Join the conference on future reindeer husbandry

Climate change now effects all aspects of our lives and societies. Reindeer herding is no exception. The Nordic Conference on Reindeer Herding adresses the problem, and also focuses on the impact of predators in reindeer herding.

 

Nordic Agri Research (NKJ) invites researchers reindeer herders, stakeholders and government officials and representatives from the sector engaged in reindeer husbandry to The Nordic Conference on Reindeer Husbandry 9-10 November 2022.  The conference will be held at NIBIO Svanhovd, Pasvik, Norway.

The topic of the 2022 conference is challenges to reindeer husbandry, in particular the impact of predators, as well as consequences of a changing climate in Sweden, Finland and Norway. The first day of the conference will focus on current status, policy and governance on predators, and the second day will be focused on issues connected to climate change.

Preliminary agenda:

9 November 9-17

Part 1: Loss of reindeer to predators

Part 2: Governance and management to prevent loss of reindeer

Part 3: Presentation of ongoing research projects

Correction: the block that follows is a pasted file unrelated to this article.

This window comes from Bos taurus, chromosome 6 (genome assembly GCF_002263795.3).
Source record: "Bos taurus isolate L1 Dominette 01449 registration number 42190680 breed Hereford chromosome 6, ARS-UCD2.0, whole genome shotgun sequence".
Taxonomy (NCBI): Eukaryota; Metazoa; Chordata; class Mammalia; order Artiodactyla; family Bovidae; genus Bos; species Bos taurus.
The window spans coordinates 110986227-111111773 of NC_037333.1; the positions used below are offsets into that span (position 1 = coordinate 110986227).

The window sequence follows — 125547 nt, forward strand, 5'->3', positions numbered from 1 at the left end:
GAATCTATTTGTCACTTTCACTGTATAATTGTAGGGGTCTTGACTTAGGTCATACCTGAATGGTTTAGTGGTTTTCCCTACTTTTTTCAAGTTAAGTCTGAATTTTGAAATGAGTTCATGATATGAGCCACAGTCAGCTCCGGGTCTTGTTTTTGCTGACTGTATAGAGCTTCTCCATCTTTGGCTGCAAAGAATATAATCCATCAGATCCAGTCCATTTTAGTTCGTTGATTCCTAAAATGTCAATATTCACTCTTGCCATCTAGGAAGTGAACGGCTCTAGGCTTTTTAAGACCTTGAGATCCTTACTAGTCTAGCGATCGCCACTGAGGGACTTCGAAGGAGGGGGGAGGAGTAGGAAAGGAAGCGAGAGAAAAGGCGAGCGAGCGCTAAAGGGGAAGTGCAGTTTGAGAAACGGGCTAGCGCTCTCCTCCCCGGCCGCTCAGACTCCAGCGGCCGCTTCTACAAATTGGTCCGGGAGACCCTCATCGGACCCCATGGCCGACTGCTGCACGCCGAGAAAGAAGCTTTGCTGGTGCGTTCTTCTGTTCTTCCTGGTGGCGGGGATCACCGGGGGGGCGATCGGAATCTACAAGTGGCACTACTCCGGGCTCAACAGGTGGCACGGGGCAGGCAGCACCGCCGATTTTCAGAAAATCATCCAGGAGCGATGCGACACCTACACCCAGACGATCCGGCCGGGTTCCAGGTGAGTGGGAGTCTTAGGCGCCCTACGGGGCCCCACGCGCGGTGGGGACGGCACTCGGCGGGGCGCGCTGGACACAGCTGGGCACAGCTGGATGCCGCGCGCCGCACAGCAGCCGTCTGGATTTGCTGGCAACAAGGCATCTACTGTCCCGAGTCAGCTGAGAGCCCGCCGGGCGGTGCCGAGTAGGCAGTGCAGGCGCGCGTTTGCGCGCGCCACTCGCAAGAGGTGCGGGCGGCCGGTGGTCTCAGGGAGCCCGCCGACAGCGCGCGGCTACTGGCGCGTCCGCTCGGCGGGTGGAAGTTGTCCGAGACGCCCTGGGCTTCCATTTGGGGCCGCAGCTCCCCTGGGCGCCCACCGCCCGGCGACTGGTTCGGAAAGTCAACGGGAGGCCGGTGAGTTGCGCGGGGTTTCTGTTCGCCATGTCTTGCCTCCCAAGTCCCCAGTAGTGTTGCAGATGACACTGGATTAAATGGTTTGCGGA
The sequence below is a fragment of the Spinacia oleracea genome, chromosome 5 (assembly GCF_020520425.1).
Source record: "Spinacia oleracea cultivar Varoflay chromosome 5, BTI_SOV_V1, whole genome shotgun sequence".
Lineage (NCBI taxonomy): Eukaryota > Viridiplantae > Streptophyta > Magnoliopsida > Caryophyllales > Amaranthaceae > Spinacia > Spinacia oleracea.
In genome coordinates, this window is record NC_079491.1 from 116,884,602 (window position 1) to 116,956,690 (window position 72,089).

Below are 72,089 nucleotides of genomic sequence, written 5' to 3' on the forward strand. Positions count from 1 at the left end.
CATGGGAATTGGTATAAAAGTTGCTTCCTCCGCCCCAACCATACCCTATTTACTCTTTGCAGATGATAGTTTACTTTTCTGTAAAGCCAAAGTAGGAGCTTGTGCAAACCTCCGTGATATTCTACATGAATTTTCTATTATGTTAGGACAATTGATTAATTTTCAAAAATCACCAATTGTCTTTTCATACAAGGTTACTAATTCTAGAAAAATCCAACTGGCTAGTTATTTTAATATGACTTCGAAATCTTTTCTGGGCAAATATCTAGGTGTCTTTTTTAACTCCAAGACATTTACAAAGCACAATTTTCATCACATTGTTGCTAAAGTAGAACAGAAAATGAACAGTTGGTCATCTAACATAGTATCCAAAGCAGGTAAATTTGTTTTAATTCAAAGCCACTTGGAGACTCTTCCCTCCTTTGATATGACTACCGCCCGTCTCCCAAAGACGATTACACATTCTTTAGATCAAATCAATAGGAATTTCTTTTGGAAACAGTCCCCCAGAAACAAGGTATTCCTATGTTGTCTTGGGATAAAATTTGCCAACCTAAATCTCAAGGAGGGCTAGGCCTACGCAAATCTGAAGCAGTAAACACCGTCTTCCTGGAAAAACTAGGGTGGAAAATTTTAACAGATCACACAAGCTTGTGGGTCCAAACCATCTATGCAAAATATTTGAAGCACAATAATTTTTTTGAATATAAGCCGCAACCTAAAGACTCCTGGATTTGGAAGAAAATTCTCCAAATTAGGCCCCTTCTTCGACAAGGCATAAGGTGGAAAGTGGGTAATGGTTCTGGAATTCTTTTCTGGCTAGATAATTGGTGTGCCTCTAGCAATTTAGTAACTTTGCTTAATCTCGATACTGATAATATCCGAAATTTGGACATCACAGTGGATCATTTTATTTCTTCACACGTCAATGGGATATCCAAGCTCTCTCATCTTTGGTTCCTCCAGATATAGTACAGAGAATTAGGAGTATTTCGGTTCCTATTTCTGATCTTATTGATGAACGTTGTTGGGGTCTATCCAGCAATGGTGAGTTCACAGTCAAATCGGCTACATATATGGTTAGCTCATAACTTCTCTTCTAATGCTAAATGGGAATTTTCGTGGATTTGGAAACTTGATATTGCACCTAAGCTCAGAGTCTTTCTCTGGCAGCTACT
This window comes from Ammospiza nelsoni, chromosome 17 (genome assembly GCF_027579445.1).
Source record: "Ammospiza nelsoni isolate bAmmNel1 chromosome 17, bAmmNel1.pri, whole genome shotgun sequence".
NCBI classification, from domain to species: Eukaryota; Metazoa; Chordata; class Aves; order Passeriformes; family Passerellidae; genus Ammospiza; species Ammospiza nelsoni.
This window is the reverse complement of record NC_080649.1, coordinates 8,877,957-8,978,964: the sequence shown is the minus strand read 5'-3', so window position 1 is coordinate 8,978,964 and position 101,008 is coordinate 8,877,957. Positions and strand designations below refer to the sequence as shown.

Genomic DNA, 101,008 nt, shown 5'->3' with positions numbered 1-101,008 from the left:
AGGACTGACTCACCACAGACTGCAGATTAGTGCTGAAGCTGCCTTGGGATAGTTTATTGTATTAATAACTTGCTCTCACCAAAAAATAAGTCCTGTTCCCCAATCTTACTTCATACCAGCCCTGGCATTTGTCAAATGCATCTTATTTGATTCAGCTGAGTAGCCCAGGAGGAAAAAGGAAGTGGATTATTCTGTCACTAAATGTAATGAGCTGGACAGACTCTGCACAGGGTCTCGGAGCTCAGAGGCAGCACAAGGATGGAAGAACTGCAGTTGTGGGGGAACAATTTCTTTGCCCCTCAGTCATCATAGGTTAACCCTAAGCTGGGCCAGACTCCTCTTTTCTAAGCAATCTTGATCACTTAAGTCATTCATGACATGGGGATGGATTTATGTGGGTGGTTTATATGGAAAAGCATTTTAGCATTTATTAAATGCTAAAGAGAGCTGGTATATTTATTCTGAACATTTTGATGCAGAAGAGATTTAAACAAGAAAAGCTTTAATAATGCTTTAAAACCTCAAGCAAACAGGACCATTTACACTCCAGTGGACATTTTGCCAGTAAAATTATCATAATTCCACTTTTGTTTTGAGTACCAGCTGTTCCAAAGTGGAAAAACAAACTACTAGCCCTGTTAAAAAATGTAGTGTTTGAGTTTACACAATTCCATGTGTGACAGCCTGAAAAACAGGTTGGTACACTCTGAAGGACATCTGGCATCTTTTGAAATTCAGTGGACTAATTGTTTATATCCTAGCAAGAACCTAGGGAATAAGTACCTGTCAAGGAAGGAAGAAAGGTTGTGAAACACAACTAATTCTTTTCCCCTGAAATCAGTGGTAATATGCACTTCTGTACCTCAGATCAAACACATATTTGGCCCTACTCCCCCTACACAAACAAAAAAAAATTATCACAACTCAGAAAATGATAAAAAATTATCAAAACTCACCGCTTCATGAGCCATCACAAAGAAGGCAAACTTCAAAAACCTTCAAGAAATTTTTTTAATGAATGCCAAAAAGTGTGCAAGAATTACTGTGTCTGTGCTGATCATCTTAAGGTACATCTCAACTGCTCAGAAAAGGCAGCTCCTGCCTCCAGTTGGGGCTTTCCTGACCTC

10 November 9-12

Part 4: Reindeer husbandry in a changing climate

Workshop: infectious diseases, parasites and future challenges for future reindeer husbandry

TARANDUS network arranges their third workshop 13-14 September 2022, this time in Rovaniemi, Finland. There will be three main focuses.

 

Photo: Lotta Berg, SLU

The themes discussed in the workshop are these:

  • Current status of infectious diseases in reindeer
  • Parasites
  • Challenges for future reindeer husbandry and pastoralism

Program with speakers is found here. The research presentations can also be followed from Teams.

The location for the event is Arktikum Science Centre in Rovaniemi. A study visit to Sieriporo reindeer farm is also planned.

Scientists and students on reindeer biology, herding and pastoralism are hereby invited to present their experiments and results at the workshop. If you do not have detailed results but would like to introduce your project, you are most welcome. Contact heli.lindeberg@luke.fi, no later than 15th of August 2022.

The workshop will be coordinated by the Natural Resources Institute (LUKE), Finland, in cooperation with the National Veterinary Institute (SVA), Sweden.

Registration to the workshop Register August 26th at the latest!

 

If you are interested to join the TARANDUS network, contact Anna Omazic (anna.omazic@sva.se).